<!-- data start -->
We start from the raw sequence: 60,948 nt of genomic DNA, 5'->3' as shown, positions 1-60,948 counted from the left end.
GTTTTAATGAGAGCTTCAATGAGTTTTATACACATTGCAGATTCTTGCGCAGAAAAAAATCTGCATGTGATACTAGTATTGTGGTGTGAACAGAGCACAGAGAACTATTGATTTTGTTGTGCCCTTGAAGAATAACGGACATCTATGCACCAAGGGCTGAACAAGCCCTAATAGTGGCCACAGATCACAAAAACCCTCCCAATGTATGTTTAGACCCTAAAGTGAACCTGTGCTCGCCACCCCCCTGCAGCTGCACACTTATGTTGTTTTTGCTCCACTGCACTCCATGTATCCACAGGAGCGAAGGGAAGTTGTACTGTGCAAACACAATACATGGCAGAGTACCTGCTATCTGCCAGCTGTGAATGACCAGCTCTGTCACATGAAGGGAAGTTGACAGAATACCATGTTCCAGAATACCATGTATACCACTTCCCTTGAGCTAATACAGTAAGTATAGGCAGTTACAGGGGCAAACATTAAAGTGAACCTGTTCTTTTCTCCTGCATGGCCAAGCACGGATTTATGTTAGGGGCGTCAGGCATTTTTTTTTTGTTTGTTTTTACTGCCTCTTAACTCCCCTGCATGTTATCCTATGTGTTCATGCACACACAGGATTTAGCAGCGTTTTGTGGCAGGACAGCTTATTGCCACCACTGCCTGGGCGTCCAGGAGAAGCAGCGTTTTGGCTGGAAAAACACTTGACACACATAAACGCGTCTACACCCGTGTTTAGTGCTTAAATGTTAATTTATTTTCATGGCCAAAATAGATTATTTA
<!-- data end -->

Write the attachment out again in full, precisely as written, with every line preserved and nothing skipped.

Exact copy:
We start from the raw sequence: 60,948 nt of genomic DNA, 5'->3' as shown, positions 1-60,948 counted from the left end.
GTTTTAATGAGAGCTTCAATGAGTTTTATACACATTGCAGATTCTTGCGCAGAAAAAAATCTGCATGTGATACTAGTATTGTGGTGTGAACAGAGCACAGAGAACTATTGATTTTGTTGTGCCCTTGAAGAATAACGGACATCTATGCACCAAGGGCTGAACAAGCCCTAATAGTGGCCACAGATCACAAAAACCCTCCCAATGTATGTTTAGACCCTAAAGTGAACCTGTGCTCGCCACCCCCCTGCAGCTGCACACTTATGTTGTTTTTGCTCCACTGCACTCCATGTATCCACAGGAGCGAAGGGAAGTTGTACTGTGCAAACACAATACATGGCAGAGTACCTGCTATCTGCCAGCTGTGAATGACCAGCTCTGTCACATGAAGGGAAGTTGACAGAATACCATGTTCCAGAATACCATGTATACCACTTCCCTTGAGCTAATACAGTAAGTATAGGCAGTTACAGGGGCAAACATTAAAGTGAACCTGTTCTTTTCTCCTGCATGGCCAAGCACGGATTTATGTTAGGGGCGTCAGGCATTTTTTTTTTGTTTGTTTTTACTGCCTCTTAACTCCCCTGCATGTTATCCTATGTGTTCATGCACACACAGGATTTAGCAGCGTTTTGTGGCAGGACAGCTTATTGCCACCACTGCCTGGGCGTCCAGGAGAAGCAGCGTTTTGGCTGGAAAAACACTTGACACACATAAACGCGTCTACACCCGTGTTTAGTGCTTAAATGTTAATTTATTTTCATGGCCAAAATAGATTATTTA